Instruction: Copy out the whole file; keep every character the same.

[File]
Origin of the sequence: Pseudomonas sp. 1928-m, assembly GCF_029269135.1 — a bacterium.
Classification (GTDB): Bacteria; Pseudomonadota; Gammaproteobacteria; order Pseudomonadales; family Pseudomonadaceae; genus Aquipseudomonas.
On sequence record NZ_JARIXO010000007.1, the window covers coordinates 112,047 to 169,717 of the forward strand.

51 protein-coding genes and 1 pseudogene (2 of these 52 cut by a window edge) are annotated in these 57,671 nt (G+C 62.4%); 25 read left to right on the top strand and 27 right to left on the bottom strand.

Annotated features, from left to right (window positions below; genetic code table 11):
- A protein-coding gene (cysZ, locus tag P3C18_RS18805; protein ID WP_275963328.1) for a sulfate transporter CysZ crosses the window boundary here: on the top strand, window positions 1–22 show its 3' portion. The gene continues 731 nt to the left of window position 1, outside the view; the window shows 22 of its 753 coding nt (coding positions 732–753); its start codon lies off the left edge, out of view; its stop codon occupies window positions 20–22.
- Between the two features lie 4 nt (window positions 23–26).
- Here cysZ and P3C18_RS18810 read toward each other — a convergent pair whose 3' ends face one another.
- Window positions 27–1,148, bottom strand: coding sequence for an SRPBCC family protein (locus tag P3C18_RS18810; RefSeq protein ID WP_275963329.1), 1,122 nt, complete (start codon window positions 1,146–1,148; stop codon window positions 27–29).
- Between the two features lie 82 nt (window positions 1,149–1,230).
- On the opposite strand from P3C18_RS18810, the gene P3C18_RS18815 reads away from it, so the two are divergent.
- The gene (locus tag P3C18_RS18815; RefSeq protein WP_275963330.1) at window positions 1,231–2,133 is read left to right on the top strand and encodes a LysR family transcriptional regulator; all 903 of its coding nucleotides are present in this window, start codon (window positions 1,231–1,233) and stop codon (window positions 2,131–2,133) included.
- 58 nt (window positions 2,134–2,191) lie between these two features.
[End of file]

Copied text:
Origin of the sequence: Pseudomonas sp. 1928-m, assembly GCF_029269135.1 — a bacterium.
Classification (GTDB): Bacteria; Pseudomonadota; Gammaproteobacteria; order Pseudomonadales; family Pseudomonadaceae; genus Aquipseudomonas.
On sequence record NZ_JARIXO010000007.1, the window covers coordinates 112,047 to 169,717 of the forward strand.

51 protein-coding genes and 1 pseudogene (2 of these 52 cut by a window edge) are annotated in these 57,671 nt (G+C 62.4%); 25 read left to right on the top strand and 27 right to left on the bottom strand.

Annotated features, from left to right (window positions below; genetic code table 11):
- A protein-coding gene (cysZ, locus tag P3C18_RS18805; protein ID WP_275963328.1) for a sulfate transporter CysZ crosses the window boundary here: on the top strand, window positions 1–22 show its 3' portion. The gene continues 731 nt to the left of window position 1, outside the view; the window shows 22 of its 753 coding nt (coding positions 732–753); its start codon lies off the left edge, out of view; its stop codon occupies window positions 20–22.
- Between the two features lie 4 nt (window positions 23–26).
- Here cysZ and P3C18_RS18810 read toward each other — a convergent pair whose 3' ends face one another.
- Window positions 27–1,148, bottom strand: coding sequence for an SRPBCC family protein (locus tag P3C18_RS18810; RefSeq protein ID WP_275963329.1), 1,122 nt, complete (start codon window positions 1,146–1,148; stop codon window positions 27–29).
- Between the two features lie 82 nt (window positions 1,149–1,230).
- On the opposite strand from P3C18_RS18810, the gene P3C18_RS18815 reads away from it, so the two are divergent.
- The gene (locus tag P3C18_RS18815; RefSeq protein WP_275963330.1) at window positions 1,231–2,133 is read left to right on the top strand and encodes a LysR family transcriptional regulator; all 903 of its coding nucleotides are present in this window, start codon (window positions 1,231–1,233) and stop codon (window positions 2,131–2,133) included.
- 58 nt (window positions 2,134–2,191) lie between these two features.